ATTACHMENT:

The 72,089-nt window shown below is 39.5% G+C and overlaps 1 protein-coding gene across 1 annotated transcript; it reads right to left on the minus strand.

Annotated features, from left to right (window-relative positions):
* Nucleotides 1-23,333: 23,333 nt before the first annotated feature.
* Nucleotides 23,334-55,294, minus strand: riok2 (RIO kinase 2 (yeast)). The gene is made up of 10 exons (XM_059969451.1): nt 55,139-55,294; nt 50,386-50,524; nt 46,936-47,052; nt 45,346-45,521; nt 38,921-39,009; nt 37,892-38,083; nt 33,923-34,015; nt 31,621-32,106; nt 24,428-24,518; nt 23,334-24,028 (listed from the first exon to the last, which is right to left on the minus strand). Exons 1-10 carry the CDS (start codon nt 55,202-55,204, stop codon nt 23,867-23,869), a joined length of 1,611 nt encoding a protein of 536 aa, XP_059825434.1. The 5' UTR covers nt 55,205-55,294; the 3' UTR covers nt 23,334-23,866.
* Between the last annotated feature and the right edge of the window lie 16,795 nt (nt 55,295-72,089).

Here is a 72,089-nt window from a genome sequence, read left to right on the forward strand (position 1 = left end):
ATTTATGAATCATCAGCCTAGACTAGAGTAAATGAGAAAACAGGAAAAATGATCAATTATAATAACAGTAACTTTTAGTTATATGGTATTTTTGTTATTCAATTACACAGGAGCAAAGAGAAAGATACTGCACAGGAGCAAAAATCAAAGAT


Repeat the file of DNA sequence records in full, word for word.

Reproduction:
The 72,089-nt window shown below is 39.5% G+C and overlaps 1 protein-coding gene across 1 annotated transcript; it reads right to left on the minus strand.

Annotated features, from left to right (window-relative positions):
* Nucleotides 1-23,333: 23,333 nt before the first annotated feature.
* Nucleotides 23,334-55,294, minus strand: riok2 (RIO kinase 2 (yeast)). The gene is made up of 10 exons (XM_059969451.1): nt 55,139-55,294; nt 50,386-50,524; nt 46,936-47,052; nt 45,346-45,521; nt 38,921-39,009; nt 37,892-38,083; nt 33,923-34,015; nt 31,621-32,106; nt 24,428-24,518; nt 23,334-24,028 (listed from the first exon to the last, which is right to left on the minus strand). Exons 1-10 carry the CDS (start codon nt 55,202-55,204, stop codon nt 23,867-23,869), a joined length of 1,611 nt encoding a protein of 536 aa, XP_059825434.1. The 5' UTR covers nt 55,205-55,294; the 3' UTR covers nt 23,334-23,866.
* Between the last annotated feature and the right edge of the window lie 16,795 nt (nt 55,295-72,089).

Here is a 72,089-nt window from a genome sequence, read left to right on the forward strand (position 1 = left end):
ATTTATGAATCATCAGCCTAGACTAGAGTAAATGAGAAAACAGGAAAAATGATCAATTATAATAACAGTAACTTTTAGTTATATGGTATTTTTGTTATTCAATTACACAGGAGCAAAGAGAAAGATACTGCACAGGAGCAAAAATCAAAGAT